Korea is one of New Zealand’s most promising trade partners. The long awaited Free Trade Agreement (FTA) between New Zealand and the Republic of Korea (Korea) took effect on 20 December 2015. But its importance for New Zealand seems to have been lost in the shadows of Christmas and the Trans-Pacific Partnership (TPP).
We look at the FTA’s highlights, and what it means for New Zealand below.
Korea is the world’s 13th largest economy. It is a high-income, high-technology country. The new FTA gives New Zealand access to over 50 million consumers.
The FTA remedies the high tariffs that have hampered many New Zealand exporters, with tariff reductions occurring over the next 15 years.
Two tariff cuts have now occurred under the FTA – the first on 20 December 2015 and the second on 1 January 2016. Total duty savings for New Zealand exporters from those two cuts is estimated at over NZ$100 million.
The next tariff cut occurs on 1 January 2017. Between now and 2030, tariffs will be removed progressively from approximately 98% of New Zealand’s current exports to Korea. The NZIER estimates that this will add around NZ$4.5 billion to New Zealand’s GDP.
The deal makes New Zealand more competitive with countries such as Australia, Canada, Chile, Singapore and the United States, which already have FTAs with Korea. As such, it should see trade volumes between New Zealand and Korea increase markedly in coming years.
The dairy, meat and kiwifruit industries benefit most under the deal. But wine, buttercup squash, cherries, avocados, apple juice, processed/dried deer velvet, salmon, live eels and most forestry products will also have tariffs removed. Further benefits exist for other industries, including the natural products, education, film and television, and ICT industries.
Korea is not party to the TPP but has showed interest in joining.
Korean market’s importance
During the last 20 years, Korea has gone from a developing nation to one where consumers have high (and growing) spending power.
In 2014, Korea was New Zealand’s sixth largest export market and eighth largest market for imports. Total two-way trade between New Zealand and Korea exceeded NZ$4 billion, with a fairly even split between exports and imports. Tariffs on New Zealand exports totalled about NZ$230 million.
As an emerging market, scope exists to further expand and enhance relations between the New Zealand and Korea.
Who benefits most and who misses out?
The main industry winners under the deal are:
dairy (duty savings of around NZ$89 million annually on cheese, butter, milk powder and infant formula in particular),
kiwifruit (45% tariff to be phased out completely by Year 6 of the FTA), and
red meat (current tariffs on beef (40%), sheep meat (22.5%), offal (18%) and meat preparations (30 – 72%) all to be removed by 2030).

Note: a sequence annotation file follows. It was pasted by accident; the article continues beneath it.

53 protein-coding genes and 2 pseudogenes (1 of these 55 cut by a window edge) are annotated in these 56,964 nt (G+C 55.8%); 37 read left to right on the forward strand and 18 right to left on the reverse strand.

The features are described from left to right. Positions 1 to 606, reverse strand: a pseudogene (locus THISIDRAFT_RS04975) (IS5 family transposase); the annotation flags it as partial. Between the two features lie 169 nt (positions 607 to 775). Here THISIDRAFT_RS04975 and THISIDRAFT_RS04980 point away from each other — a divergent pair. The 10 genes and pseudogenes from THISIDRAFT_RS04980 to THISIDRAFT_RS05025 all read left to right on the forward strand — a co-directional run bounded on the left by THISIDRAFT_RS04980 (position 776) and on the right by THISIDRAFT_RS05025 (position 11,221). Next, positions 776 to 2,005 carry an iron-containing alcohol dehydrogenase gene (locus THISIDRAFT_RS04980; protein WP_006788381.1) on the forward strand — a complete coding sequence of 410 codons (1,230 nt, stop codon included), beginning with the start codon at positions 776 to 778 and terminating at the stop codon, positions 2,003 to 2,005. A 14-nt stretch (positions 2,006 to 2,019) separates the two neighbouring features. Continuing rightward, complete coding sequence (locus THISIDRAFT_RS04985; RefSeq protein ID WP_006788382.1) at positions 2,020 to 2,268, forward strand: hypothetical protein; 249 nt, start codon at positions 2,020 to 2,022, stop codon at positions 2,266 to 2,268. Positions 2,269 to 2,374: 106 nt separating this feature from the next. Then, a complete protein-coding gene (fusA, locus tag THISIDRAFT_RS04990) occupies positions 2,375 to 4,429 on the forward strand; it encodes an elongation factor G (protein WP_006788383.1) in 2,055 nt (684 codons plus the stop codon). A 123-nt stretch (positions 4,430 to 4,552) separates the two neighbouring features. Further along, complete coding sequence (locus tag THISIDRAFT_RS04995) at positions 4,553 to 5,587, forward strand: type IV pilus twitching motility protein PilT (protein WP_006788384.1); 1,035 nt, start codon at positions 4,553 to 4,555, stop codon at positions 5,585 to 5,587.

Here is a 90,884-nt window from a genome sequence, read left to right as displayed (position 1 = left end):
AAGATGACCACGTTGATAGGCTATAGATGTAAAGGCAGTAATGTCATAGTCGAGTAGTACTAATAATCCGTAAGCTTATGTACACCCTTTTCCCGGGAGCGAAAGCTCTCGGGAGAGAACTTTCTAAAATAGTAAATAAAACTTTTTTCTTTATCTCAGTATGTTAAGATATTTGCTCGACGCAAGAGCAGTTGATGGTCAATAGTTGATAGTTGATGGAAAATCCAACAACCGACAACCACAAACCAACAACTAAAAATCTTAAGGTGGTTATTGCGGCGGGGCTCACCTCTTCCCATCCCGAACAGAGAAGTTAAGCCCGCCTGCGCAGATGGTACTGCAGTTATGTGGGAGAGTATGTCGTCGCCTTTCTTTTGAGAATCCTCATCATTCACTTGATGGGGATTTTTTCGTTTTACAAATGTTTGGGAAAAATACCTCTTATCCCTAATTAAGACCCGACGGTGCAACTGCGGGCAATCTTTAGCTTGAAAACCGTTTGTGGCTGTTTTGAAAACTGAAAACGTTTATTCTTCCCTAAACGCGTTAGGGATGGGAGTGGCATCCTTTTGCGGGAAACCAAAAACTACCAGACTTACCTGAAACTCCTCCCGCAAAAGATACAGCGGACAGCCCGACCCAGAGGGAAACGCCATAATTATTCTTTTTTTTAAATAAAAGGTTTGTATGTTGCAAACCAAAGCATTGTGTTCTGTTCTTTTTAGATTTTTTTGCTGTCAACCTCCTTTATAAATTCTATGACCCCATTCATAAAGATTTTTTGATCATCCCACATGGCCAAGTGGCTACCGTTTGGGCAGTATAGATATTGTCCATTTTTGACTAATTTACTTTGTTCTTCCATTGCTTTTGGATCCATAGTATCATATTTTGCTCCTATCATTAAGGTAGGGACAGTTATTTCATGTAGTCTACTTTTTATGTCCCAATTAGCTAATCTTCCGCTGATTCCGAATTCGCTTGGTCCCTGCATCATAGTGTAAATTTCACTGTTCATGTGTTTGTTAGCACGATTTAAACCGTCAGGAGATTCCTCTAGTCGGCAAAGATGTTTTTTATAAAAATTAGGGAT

To a lesser extent, the FTA also helps the competitiveness of New Zealand exporters of wine, buttercup squash (in season), cherries, avocados, apple juice, processed/dried deer velvet, salmon, live eels, race horses, aluminium and most forestry products.
The FTA’s investment rules are designed to boost investment flows between New Zealand and Korea.
New Zealand producers who use imported Korean components or capital equipment in the production of their goods will benefit from the FTA’s phase out of tariffs on 92% of New Zealand imports by value. For such producers, the lower cost of imported Korean products will improve New Zealand firms’ costs and competitiveness. Additional direct benefits exist for New Zealand consumers through cheaper products.
Businesses likely to be disappointed by the deal include exporters of:
frozen deer velvet (accounting for 75% of the NZ$20 million of velvet exports) – completely excluded from the FTA,
dried (processed) deer velvet – included in FTA, but phase out period for 20% tariff is 15 years,
frozen squid (accounting for 28% of New Zealand’s NZ$50 million seafood exports to Korea) – 22% tariff continues to apply,
milk powder and mussels – permanent tariff rate quotas (TRQs) capped at around 1,950 and 3,999 tonnes in 15 years respectively,
honey, live abalone, apples, pears, persimmons, capsicums and onions – said to be excluded due to Korean domestic sensitivities and/or plant health concerns.
Bell Gully comments
The FTA is a high-quality agreement with a lucrative export nation. It covers both goods and services traded between the two countries, and reinforces New Zealand’s attractiveness as an investment location.
Undoubtedly, the FTA makes the trading of goods easier through its agreed rules on customs, rules of origin, sanitary and phytosanitary measures, standards and technical regulations. Its inclusion of more streamlined and transparent procedures for visas and travel is also a good thing for New Zealand service providers. Likewise, the scope for businesses in both countries to cooperate more and create new opportunities in areas of mutual interest such as agriculture, education, trade facilitation, science and technology, and film and television is welcomed.
The FTA builds on New Zealand and Korea’s strong economic and political ties. It falls short of the results achieved under the NZ-China FTA. But it should see considerable growth in New Zealand exports to and investment links with Korea in the next 10 years.
The challenge now for New Zealand businesses is to make the most of the deal’s benefits and to engage with Government about any further mechanisms needed to maximise the opportunities it presents.
If you would like to discuss any aspect of the Korea/NZ FTA in relation to your business, please contact the lawyers featured or your usual Bell Gully adviser.
This publication is necessarily brief and general in nature. You should seek professional advice before taking any action in relation to the matters dealt with in this publication.